The tax service froze the Center's bank account on February 2, 2007, and on March 7 the Chechen Republic Ministry of Justice filed suit with the Grozny City Court requesting the dissolution of the Center's Grozny office on the grounds that the Center's main office was not at its legal address in Grozny. The Center's headquarters had temporarily moved to a different location while the building at the legal address was undergoing renovation. A note about the temporary relocation and the new address was posted on the Center's door. Neither the Ministry of Justice nor the Tax Service notified the Center when dissolution proceedings began in court on April 5.
On April 14 the organization was ordered by the Chechen Republic Ministry of Justice to submit, within 48 hours, a full report on its activities, including information regarding the times and places of meetings with international and Russian NGOs, and topics discussed at these meetings. However, when the requested documents were brought to the ministry, officials refused to accept them, saying that the dissolution suit had already been submitted to the court.
The dissolution procedure was stopped in late April after the Ministry of Justice dropped the case against the Center. However, on May 18 the head of the Center was invited to the Chechnya branch of the FSB for a "conversation" and questioned about the organization's activities, its donors, and funding. The FSB official then said they would contact the Center again if needed.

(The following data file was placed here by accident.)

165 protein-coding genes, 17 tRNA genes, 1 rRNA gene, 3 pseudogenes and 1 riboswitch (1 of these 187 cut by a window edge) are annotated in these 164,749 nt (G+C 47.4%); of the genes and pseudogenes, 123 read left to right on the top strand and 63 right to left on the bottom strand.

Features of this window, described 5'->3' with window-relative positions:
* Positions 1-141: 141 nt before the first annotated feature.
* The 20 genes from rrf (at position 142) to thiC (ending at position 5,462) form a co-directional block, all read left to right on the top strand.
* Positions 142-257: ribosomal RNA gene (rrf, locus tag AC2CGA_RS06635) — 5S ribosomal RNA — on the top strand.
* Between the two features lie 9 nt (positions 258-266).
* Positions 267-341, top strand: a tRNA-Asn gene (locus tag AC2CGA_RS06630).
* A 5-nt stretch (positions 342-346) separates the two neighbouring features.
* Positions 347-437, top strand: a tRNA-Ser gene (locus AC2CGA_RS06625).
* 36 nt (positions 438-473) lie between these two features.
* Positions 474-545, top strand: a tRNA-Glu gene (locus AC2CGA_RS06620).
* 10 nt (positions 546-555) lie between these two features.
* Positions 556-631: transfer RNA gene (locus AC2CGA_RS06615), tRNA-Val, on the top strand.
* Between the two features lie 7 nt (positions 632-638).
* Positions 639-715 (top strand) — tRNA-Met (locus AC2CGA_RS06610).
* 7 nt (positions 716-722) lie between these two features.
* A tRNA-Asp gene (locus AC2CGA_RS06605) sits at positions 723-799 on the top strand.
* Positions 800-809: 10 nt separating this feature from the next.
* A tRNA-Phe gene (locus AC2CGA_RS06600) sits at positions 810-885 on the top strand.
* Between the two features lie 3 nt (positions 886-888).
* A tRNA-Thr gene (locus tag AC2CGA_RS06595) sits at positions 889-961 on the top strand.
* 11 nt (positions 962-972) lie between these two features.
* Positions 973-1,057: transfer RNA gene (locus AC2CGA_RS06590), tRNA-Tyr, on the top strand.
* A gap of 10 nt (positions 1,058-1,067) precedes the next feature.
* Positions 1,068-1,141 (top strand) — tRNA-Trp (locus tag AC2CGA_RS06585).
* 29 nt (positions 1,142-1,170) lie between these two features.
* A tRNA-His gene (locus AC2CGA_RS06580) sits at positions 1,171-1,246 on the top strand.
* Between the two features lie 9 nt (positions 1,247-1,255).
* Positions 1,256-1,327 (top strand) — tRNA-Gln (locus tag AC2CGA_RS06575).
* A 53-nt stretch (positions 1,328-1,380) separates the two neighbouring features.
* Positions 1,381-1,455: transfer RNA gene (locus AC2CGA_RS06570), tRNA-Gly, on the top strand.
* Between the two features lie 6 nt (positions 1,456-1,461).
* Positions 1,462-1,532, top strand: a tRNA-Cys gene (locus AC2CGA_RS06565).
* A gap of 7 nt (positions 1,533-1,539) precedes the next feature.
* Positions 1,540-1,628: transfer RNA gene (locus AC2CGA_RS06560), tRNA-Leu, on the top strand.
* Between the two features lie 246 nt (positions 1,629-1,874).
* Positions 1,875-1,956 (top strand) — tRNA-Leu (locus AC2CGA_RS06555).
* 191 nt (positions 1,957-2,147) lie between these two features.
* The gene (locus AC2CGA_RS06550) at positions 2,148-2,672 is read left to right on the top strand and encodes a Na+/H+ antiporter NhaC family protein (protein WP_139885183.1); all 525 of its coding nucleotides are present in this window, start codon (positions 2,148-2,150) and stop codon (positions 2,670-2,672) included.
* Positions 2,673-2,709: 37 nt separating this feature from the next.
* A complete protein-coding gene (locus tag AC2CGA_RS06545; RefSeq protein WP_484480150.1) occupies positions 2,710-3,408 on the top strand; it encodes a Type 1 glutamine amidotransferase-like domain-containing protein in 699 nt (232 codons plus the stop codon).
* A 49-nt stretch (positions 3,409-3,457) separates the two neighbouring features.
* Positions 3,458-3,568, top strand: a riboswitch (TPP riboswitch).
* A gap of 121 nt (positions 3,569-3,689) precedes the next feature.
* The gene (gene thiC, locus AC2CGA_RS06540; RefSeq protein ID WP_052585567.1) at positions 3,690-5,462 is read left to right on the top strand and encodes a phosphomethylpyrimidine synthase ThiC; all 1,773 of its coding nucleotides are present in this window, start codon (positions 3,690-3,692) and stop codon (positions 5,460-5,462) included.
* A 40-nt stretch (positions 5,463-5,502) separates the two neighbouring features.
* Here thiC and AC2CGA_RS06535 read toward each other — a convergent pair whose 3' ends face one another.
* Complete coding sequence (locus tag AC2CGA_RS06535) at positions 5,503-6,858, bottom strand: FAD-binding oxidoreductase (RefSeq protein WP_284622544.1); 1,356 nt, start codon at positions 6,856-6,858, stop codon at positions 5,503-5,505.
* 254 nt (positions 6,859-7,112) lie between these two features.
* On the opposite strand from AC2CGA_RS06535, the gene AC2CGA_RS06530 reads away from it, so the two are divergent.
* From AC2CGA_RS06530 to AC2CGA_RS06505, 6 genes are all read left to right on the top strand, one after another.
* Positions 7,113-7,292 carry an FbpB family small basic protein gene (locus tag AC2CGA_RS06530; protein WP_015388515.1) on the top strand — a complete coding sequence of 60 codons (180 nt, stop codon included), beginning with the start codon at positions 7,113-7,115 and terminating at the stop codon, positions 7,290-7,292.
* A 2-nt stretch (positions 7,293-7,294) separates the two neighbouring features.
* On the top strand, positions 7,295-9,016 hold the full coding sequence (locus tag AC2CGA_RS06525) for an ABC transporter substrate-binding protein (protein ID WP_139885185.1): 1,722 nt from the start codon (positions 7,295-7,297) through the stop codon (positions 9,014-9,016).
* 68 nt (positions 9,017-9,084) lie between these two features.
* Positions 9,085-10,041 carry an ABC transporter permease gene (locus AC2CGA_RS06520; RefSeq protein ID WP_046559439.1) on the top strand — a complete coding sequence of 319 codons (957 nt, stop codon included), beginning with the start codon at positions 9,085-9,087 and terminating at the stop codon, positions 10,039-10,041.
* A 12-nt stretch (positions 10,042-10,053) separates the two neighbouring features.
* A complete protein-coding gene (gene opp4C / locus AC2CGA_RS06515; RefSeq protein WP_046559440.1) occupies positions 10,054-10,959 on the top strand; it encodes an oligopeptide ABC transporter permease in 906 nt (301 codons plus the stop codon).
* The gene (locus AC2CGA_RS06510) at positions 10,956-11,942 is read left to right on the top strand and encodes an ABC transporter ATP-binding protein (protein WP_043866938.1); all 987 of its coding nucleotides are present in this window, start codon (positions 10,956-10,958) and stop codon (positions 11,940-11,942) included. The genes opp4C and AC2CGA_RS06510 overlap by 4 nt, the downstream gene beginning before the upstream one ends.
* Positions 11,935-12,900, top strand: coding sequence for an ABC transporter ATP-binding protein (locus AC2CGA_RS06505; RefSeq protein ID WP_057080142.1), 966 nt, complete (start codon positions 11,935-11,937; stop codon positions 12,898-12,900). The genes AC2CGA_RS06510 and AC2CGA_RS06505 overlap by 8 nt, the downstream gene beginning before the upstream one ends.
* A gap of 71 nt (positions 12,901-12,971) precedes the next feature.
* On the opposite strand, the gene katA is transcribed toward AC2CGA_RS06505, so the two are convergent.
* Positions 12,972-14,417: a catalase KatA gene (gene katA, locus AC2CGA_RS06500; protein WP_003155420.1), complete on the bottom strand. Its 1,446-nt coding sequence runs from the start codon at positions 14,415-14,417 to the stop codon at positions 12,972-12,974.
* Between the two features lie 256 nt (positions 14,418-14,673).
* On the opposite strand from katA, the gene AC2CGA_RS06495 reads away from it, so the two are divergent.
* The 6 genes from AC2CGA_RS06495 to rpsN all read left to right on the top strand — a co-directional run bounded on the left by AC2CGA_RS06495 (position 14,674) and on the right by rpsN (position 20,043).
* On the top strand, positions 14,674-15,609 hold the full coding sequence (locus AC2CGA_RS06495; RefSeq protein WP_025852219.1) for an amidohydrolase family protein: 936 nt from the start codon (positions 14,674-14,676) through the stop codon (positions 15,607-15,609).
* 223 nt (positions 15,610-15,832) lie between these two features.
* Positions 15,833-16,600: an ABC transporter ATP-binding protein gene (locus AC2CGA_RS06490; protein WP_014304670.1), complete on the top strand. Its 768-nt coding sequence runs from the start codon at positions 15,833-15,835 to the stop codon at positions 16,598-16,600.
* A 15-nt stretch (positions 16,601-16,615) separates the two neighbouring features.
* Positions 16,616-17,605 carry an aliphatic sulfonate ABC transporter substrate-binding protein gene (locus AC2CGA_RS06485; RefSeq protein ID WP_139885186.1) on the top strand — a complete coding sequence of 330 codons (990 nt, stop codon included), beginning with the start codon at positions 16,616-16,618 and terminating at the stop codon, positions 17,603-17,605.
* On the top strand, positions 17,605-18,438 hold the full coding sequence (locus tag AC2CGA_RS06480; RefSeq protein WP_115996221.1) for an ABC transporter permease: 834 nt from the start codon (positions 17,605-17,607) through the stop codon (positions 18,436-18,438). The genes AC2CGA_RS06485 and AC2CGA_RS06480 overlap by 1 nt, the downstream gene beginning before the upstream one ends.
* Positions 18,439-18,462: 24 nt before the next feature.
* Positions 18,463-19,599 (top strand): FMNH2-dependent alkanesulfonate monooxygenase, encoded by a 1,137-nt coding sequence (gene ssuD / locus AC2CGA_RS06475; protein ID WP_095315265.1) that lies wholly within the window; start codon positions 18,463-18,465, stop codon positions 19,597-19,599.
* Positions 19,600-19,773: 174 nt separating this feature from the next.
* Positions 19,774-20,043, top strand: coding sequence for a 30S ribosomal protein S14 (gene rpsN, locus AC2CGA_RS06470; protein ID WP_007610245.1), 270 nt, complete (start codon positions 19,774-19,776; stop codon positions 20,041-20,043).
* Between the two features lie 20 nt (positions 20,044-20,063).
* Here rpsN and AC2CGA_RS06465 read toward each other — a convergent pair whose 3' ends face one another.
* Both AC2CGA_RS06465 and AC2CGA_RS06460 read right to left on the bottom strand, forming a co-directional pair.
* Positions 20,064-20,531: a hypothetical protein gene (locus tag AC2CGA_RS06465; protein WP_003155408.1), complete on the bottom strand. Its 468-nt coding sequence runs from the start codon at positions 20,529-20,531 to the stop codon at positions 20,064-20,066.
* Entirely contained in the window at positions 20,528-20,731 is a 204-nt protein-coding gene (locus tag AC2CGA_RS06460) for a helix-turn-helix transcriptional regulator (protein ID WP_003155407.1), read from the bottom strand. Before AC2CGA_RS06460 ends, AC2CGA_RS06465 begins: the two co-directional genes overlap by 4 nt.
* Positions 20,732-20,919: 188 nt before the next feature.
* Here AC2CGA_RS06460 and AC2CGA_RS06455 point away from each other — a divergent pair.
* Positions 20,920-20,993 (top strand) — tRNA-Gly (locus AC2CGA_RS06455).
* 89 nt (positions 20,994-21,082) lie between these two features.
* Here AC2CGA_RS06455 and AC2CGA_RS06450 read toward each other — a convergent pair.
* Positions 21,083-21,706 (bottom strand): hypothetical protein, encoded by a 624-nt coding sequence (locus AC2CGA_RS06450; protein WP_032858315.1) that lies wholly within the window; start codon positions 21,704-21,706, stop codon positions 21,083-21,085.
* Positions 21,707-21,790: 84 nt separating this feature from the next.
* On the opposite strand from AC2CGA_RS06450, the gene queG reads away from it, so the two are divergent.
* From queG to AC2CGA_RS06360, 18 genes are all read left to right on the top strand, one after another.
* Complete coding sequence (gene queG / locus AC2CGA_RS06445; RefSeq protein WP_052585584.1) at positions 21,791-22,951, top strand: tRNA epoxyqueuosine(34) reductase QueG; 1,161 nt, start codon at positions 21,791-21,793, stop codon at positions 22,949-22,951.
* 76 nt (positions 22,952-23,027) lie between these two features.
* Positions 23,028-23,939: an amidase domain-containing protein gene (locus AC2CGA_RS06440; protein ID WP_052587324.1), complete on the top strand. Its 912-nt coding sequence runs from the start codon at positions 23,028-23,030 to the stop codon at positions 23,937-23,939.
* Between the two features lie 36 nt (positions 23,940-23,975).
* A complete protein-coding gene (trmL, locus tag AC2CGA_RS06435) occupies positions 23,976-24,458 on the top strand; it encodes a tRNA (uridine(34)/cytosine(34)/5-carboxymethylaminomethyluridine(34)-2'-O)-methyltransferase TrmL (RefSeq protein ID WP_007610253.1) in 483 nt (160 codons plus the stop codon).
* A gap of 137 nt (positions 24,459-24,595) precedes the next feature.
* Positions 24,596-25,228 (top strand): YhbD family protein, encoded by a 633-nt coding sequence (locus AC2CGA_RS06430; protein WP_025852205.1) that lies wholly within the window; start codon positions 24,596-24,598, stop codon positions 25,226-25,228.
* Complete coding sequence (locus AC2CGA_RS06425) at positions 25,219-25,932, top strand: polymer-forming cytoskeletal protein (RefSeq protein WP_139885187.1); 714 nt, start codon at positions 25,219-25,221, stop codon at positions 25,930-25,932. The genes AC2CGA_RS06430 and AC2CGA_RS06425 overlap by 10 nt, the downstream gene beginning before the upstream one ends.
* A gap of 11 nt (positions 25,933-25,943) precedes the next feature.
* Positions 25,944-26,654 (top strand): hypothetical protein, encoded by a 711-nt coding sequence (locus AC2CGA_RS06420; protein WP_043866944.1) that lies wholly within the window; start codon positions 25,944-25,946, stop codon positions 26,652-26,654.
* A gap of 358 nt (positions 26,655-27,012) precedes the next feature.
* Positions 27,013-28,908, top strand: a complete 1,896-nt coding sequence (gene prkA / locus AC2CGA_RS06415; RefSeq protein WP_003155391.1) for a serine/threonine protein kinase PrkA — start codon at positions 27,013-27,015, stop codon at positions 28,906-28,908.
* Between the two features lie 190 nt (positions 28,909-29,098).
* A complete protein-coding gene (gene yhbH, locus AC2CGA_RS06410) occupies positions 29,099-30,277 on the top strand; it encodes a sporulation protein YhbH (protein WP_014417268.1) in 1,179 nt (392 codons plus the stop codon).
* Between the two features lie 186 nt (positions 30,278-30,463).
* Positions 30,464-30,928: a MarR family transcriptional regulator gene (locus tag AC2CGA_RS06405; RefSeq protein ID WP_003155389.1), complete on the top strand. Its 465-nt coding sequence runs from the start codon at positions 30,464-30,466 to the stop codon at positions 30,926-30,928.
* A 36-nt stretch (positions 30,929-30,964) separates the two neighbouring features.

Throughout summer 2007 the Center was repeatedly inspected by the Ingushetia Tax Service. On June 13 the Ingushetia procuracy ordered an investigation against the organization for operating in Ingushetia without being registered with the Ingushetia Tax Service, a violation of the administrative code. These inspections forced the Center to send its staff on leave for 10 days in July and to suspend all work for that period. In August the Center received a bill for back taxes and penalties for the equivalent of almost US$20,000. The Center has appealed the tax bill and fine in court. At this writing proceedings are ongoing.
Taisa Isaeva, head of the Center, told Human Rights Watch that in September 2007 an FSB official asked her to become an informer, and that when she refused, FSB officials threatened to close her organization within three days. Several days later, the Tax Service of South Federal District started a new inspection of the Center. No significant violations were found. Isaeva also told Human Rights Watch, "After I refused to cooperate [with the security services] the organization received direct threats and then our landlord was pressured to evict us from our office. Ultimately, we were forced to close our office in Nazran."